Friday, September 13, 2013


Victor Fleming, 1941
Starring: Spencer Tracy, Ingrid Bergman, Lana Turner

This 1941 adaptation of Robert Louis Stevenson’s The Strange Case of Dr. Jekyll and Mr. Hyde is an almost shot for shot remake of Rouben Mamoulian’s 1931 film, which took some liberties with Stevenson’s story. Dr. Henry Jekyll, famous around London for his benevolence and brilliance, has been experimenting with a way to separate man’s bad and good natures, in order to liberate the positive aspect. Meanwhile, he is anxiously awaiting marriage to his beloved Beatrix, whose conservative father insists they wait. He rescues a lovely young barmaid, Ivy, from a man attacking her and she makes advances towards him. Beatrix’s father takes her away for a few months because he is uncomfortable with her growing closeness to Jekyll. 

In his agonized boredom, Jekyll experiments with a drug that splits his identity and transforms him into the grotesque Mr. Hyde, a man of many appetites. Hyde seeks out Ivy and convinces her to a partnership in exchange for financial support. She soon comes to regret this and sees the worst of Hyde’s violent, cruel nature. She seeks out Jekyll and begs him for help. He promises Hyde will never bother her again, but he doesn’t realize that he will now transform into Hyde without the aid of the drug. Beatrix returns and secures an earlier wedding date, but before they can announce it, Jekyll unexpectedly transforms into Hyde and murders Ivy. He runs from the police and reveals himself to Jekyll’s friend in order to get the potion to transform. Jekyll, horrified by himself, goes to break off his engagement with Beatrix. But with Hyde make a final appearance?

Instead of adapting Stevenson’s novel, this is a direct remake of the 1931 version of the film. This seems like a baffling choice, as there is almost no way it could compete with Mamoulian’s fantastic version starring Fredric March. Bafflingly, MGM seem to have known that, as they bought every available print of Mamoulian's film and tried to have them all destroyed. As a result, the earlier and far superior version was believed lost for years.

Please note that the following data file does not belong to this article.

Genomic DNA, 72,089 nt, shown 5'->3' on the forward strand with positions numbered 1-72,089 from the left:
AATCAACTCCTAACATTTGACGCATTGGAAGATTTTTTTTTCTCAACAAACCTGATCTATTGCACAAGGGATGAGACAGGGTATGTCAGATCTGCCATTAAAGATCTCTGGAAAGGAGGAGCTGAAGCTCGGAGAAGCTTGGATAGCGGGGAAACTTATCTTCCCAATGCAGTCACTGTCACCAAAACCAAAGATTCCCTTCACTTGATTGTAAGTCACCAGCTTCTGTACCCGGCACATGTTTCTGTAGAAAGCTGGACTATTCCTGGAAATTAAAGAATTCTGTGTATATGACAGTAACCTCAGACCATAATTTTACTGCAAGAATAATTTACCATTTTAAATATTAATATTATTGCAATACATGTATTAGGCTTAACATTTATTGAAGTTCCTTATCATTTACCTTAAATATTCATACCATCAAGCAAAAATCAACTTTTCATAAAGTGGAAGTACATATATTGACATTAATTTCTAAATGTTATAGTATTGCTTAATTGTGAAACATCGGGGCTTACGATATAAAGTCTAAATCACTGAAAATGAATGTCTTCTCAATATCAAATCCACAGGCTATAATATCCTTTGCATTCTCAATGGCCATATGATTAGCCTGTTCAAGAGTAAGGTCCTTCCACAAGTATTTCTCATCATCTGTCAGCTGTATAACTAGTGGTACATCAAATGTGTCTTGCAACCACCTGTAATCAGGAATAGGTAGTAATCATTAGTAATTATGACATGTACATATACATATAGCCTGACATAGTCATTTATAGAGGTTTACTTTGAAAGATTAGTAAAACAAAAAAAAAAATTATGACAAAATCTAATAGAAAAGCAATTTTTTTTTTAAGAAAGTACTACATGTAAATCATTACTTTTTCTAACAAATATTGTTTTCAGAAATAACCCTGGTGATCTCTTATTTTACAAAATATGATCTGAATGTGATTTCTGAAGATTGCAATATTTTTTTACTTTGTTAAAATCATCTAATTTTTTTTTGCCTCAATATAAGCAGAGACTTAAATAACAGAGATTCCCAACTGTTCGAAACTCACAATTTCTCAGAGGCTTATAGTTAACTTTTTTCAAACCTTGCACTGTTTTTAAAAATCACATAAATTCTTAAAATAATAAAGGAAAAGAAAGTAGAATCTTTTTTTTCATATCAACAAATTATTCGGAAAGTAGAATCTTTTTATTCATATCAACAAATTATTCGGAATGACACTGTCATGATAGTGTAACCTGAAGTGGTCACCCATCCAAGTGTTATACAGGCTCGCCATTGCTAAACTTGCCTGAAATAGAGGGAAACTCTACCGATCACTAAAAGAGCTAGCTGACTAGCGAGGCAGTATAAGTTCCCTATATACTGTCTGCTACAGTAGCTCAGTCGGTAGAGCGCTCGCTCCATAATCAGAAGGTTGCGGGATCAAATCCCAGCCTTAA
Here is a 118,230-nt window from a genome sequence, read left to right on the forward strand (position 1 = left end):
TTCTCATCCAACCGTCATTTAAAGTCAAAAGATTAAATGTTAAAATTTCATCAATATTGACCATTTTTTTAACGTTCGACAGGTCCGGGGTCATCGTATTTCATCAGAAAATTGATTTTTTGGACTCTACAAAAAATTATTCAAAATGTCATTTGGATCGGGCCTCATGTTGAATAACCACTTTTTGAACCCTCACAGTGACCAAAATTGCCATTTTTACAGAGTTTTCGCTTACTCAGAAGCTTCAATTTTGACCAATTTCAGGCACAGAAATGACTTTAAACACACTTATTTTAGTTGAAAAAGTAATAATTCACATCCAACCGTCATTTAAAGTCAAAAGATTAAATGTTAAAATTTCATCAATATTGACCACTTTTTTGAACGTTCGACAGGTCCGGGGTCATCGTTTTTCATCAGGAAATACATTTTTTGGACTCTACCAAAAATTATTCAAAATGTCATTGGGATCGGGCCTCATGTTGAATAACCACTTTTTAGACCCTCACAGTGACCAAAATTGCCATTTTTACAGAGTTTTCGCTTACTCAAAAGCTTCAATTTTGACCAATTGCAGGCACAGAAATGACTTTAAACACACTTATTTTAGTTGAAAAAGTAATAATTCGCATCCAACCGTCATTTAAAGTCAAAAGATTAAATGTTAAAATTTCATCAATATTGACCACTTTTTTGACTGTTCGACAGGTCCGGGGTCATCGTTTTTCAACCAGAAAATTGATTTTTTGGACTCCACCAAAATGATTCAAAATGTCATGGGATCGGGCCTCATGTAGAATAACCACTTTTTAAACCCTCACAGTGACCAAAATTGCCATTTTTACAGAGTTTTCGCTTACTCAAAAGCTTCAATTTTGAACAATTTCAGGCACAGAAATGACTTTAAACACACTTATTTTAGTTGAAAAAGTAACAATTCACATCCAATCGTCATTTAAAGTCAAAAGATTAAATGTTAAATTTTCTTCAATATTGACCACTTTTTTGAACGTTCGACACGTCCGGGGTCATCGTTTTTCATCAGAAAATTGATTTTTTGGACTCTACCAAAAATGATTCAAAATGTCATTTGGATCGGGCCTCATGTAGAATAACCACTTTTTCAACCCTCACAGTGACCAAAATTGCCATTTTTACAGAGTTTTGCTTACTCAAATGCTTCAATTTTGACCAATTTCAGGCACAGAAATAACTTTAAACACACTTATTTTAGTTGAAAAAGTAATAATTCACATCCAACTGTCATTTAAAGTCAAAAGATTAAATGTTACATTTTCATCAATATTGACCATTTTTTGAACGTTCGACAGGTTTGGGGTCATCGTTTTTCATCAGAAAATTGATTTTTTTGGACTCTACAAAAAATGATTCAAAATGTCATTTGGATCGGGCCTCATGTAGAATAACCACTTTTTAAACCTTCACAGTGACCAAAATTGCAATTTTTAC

Director Victor Fleming, known for such landmark films as Gone with the Wind and The Wizard of Oz, sadly fails here and this is little more than a watered down, conservative film that strips nearly all the horror and sexual repression from the original. There is one excellent scene worth noting. When Jekyll first transforms into Hyde, Fleming tackles the scene by transforming it into one long, Freudian hallucination, ripe with symbolism. Jekyll whips two horses, though they soon transform into a naked Ivy and Beatrix, who he whips with an almost religious fervor. 

The real draw here is the impressive roster of names - Bergman, Tracy, Turner, and director Fleming - though I think their collective involvement makes the film even more disappointing. Though Bergman really shines in her first scene with Jekyll, she is hamstrung by a script that forces her to do nothing for much of the film. Her attempt at a cockney accent is also painful and she is simply too beautiful and elegant to really carry the role of a cheap London prostitute (though here Ivy is a barmaid). 

A lovely, young Lana Turner does her best, though she is also up against the script, which requires Beatrice to be little more than a stock love interest, the “good girl” role that was initially meant for Bergman. There are a number of other familiar faces, including Donald Crisp (The Uninvited) as Beatrice’s stuffy father and Ian Hunter (Tower of London) as Jekyll’s uptight friend, Lanyon.

Tracy is a major disappointment and simply cannot carry the role. He was clearly miscast and later regarded this as one of his biggest failures. And to think that he chose this project over The Philadelphia Story. As Jekyll, he lacks the obsessed conviction and almost painful sexual repression March conveyed. As Hyde, he looks ridiculously like Jekyll and it is amazing that no one noticed they were the same person earlier in the film. His Hyde is also not remotely frightening and is instead a slick charmer with malicious undertones. Characters react to his face with fear and revulsion, which is simply absurd.

Despite the fact that Dr. Jekyll and Mr. Hyde wasn’t particularly successful, it was nominated for a number of Academy Awards, including Best Cinematography and Best Music. There is some very lovely cinematography from Joseph Ruttenberg, though it only truly shines in a couple of fog drenched scenes where Hyde runs through Victorian London. It’s a shame that this adaptation fell so flat, as it had so much potential with the impressive cast and crew. 

I can’t recommend the film - though the 1931 version is a must see - but it will be interesting for Jekyll and Hyde fans, as well as Begman and Tracy fans. Dr. Jekyll and Mr. Hyde is available for a streaming rental on Amazon or as a double feature with the 1931 Mamoulian version, though the disc is now out of print and is quite expensive. 

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